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The Honolulu Advertiser
Posted on: Wednesday, June 24, 2009

Fairness in sentencing important

By David Shapiro

Hawaii news photo - The Honolulu Advertiser

James Steinseifer's case reveals the need for equity in treatment of defendants. He is serving a 20-year sentence for the drunken-driving fatality that killed three people.


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I thought of James Steinseifer when I read about the Big Island controversy over Circuit Judge Elizabeth Strance's decision to reduce the sentence of a Kona woman convicted in a drunken driving fatality from 10 years to 18 months.

Dana-Nicole Ellisor's alcohol level was well above the legal limit when she killed Christina Galurita in a 2006 collision on Queen Ka'ahumanu Highway, six weeks after Ellisor had another drunken accident.

The judge initially felt Ellisor didn't appreciate the gravity of her crime, but decided she's since shown enough remorse and rehabilitation to qualify for immediate release despite the objections of prosecutors and the victim's family.

Compare this to Steinseifer, who's been in prison 12 years for a similar crime, unable to get consideration for release despite significant acts of remorse and rehabilitation from the beginning.

It'll be interesting to see what happens in light of the Ellisor case when the Hawai'i Paroling Authority soon takes up a new request for Steinseifer's release.

Steinseifer's blood alcohol was four times the legal limit on Jan. 7, 1997, when he caused a Farrington Highway collision that killed sisters Nicole Nuuanu-Dudoit, 22, and Carina Nuuanu, 24, and their 1-year-old niece, Laakea Nuuanu.

Steinseifer had an earlier drunken driving conviction and Prosecutor Peter Carlisle made an example of him under a new law increasing the maximum penalty for vehicular manslaughter from 10 years to 20 years to life.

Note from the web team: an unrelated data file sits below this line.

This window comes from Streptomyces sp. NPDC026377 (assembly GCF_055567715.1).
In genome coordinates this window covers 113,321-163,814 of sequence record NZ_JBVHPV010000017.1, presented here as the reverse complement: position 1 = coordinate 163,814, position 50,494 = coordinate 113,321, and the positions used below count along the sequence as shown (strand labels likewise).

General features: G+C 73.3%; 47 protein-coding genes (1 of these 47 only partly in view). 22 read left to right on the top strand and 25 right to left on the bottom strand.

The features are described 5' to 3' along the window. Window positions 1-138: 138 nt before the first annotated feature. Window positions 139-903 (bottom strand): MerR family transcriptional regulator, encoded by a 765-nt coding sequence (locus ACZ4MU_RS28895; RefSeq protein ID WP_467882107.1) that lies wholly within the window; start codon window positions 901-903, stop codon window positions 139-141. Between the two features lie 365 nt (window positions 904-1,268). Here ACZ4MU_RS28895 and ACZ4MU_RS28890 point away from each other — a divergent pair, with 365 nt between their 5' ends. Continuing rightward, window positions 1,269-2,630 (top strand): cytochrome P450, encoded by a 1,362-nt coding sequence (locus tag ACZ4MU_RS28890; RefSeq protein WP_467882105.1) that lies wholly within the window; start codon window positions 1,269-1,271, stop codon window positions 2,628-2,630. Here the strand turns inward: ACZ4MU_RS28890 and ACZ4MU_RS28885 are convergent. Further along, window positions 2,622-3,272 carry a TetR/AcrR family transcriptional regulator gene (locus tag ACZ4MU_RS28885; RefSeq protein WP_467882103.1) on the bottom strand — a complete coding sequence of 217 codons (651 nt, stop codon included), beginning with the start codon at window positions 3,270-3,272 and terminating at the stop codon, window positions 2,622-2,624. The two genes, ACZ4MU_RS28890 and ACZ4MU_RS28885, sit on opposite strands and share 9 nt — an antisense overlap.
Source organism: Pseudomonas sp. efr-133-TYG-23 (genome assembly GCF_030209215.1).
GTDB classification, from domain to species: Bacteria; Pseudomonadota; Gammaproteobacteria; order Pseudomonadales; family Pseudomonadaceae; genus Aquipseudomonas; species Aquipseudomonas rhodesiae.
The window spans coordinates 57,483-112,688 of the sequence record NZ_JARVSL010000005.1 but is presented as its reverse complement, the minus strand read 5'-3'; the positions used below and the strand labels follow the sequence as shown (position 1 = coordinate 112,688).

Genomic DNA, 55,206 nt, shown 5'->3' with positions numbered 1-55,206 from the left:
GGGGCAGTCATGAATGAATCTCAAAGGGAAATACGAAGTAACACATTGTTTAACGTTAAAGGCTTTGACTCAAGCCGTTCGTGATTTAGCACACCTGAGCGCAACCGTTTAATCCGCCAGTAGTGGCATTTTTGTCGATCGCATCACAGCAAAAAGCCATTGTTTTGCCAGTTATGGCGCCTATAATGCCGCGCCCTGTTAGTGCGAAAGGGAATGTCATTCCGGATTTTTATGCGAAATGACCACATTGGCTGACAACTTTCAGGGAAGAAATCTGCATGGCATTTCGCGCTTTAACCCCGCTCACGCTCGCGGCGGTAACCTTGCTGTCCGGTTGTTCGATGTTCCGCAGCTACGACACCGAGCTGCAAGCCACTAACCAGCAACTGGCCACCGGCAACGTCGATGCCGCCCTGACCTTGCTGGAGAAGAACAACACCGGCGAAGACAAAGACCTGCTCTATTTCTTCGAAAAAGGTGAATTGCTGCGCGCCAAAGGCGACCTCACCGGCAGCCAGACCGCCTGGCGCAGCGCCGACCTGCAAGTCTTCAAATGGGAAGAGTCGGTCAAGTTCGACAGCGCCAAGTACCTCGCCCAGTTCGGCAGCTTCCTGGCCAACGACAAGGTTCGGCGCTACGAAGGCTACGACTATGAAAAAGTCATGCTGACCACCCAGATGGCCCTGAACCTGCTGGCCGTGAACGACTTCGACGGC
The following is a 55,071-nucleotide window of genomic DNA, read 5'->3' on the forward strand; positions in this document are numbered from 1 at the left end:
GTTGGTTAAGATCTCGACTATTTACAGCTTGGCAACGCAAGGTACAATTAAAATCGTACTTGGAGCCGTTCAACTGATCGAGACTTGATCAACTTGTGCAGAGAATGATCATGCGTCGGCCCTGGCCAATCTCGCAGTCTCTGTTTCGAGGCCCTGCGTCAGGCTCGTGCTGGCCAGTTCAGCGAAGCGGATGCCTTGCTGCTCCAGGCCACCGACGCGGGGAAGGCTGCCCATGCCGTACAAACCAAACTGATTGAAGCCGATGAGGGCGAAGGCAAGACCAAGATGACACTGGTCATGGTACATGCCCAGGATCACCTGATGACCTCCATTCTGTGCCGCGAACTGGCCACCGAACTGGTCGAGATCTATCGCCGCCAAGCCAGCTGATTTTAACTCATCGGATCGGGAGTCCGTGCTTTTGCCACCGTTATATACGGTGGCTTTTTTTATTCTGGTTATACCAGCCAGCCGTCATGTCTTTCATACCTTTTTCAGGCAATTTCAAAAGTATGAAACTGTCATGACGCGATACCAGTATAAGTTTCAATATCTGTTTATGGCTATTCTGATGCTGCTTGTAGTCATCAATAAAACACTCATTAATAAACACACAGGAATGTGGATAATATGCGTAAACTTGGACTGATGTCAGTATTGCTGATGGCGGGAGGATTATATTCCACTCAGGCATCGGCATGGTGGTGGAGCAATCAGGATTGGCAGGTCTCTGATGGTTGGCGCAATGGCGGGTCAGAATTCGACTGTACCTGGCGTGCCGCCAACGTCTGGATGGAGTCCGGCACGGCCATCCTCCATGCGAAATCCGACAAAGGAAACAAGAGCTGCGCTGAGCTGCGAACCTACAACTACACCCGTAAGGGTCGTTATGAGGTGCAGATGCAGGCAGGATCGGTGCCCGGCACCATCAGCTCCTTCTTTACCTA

Carlisle pushed for life, but then-Circuit Judge James Aiona Jr. gave him 20 years after the Nuuanu family told the court they "didn't believe in their hearts that another life should be wasted." It was Hawai'i's harshest sentence ever for vehicular manslaughter, and the parole board set a minimum term of 15 years.

The family spoke up for Steinseifer because he accepted responsibility for his crime and showed sincere remorse; not wanting to put the Nuuanu family through a trial, he pleaded guilty to the top manslaughter charge with the extended sentence.

He's been a model prisoner with good job ratings. He's led alcoholic recovery groups and counseled young people to avoid his mistakes. The Farrington High grad, who was 33 when convicted, has pursued a college degree.

Now the Nuuanu family wants to speak to the parole board in support of Steinseifer's release, and his attorney Myles Breiner has petitioned for a special hearing.

"We are simply asking for a hearing to allow the victims' family the opportunity to publicly say enough is enough, and another pound of flesh will not lessen our grief or justify the continued incarceration of a truly remorseful and rehabilitated James Steinseifer," Breiner said.

Steinseifer's crime was horrific and he deserved a stiff sentence, but there has to be some equity in the way our judicial system treats defendants convicted of similar bad acts.

Even if Dana-Nicole Ellisor was rehabilitated as the judge said, how could she have atoned as much in 18 months as Steinseifer has in 12 years of diligent effort? Where's the justice in so gross a disparity of time served for essentially the same crime?

When Steinseifer first sought early release in 2005 after serving eight years, Carlisle argued he had to serve past the 10 years of the old vehicular manslaughter law or it would make a mockery of the extended sentencing legislation.

That was a reasonable concern, but we're now two years past the 10 years, and Steinseifer has served more time than any other vehicular manslaughter defendant in Hawai'i.

Carlisle and the parole board have set their example. Keeping Steinseifer imprisoned in disregard of the Nuuanu's family's wish for peace and closure serves no purpose other than meanness.